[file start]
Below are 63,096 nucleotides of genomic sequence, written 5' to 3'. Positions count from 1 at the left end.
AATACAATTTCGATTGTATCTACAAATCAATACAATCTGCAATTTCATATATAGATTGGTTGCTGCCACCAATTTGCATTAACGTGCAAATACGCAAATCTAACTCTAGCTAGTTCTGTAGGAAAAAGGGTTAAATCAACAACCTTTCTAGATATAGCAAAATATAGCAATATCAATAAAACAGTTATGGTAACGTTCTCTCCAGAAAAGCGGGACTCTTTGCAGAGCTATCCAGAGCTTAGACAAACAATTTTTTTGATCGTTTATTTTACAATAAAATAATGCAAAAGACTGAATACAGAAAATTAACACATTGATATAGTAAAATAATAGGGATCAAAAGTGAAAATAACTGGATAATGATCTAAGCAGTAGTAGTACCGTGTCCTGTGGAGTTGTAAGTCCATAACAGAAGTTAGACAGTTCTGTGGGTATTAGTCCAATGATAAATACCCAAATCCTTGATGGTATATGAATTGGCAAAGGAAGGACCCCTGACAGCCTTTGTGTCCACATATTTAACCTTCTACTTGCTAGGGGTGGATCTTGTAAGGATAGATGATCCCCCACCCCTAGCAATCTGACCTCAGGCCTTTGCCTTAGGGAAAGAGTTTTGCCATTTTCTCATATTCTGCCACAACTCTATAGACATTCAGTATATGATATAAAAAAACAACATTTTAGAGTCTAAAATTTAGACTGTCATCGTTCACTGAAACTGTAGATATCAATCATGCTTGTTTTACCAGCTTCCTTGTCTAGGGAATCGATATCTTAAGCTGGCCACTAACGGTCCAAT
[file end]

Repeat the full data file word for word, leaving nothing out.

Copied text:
Below are 63,096 nucleotides of genomic sequence, written 5' to 3'. Positions count from 1 at the left end.
AATACAATTTCGATTGTATCTACAAATCAATACAATCTGCAATTTCATATATAGATTGGTTGCTGCCACCAATTTGCATTAACGTGCAAATACGCAAATCTAACTCTAGCTAGTTCTGTAGGAAAAAGGGTTAAATCAACAACCTTTCTAGATATAGCAAAATATAGCAATATCAATAAAACAGTTATGGTAACGTTCTCTCCAGAAAAGCGGGACTCTTTGCAGAGCTATCCAGAGCTTAGACAAACAATTTTTTTGATCGTTTATTTTACAATAAAATAATGCAAAAGACTGAATACAGAAAATTAACACATTGATATAGTAAAATAATAGGGATCAAAAGTGAAAATAACTGGATAATGATCTAAGCAGTAGTAGTACCGTGTCCTGTGGAGTTGTAAGTCCATAACAGAAGTTAGACAGTTCTGTGGGTATTAGTCCAATGATAAATACCCAAATCCTTGATGGTATATGAATTGGCAAAGGAAGGACCCCTGACAGCCTTTGTGTCCACATATTTAACCTTCTACTTGCTAGGGGTGGATCTTGTAAGGATAGATGATCCCCCACCCCTAGCAATCTGACCTCAGGCCTTTGCCTTAGGGAAAGAGTTTTGCCATTTTCTCATATTCTGCCACAACTCTATAGACATTCAGTATATGATATAAAAAAACAACATTTTAGAGTCTAAAATTTAGACTGTCATCGTTCACTGAAACTGTAGATATCAATCATGCTTGTTTTACCAGCTTCCTTGTCTAGGGAATCGATATCTTAAGCTGGCCACTAACGGTCCAAT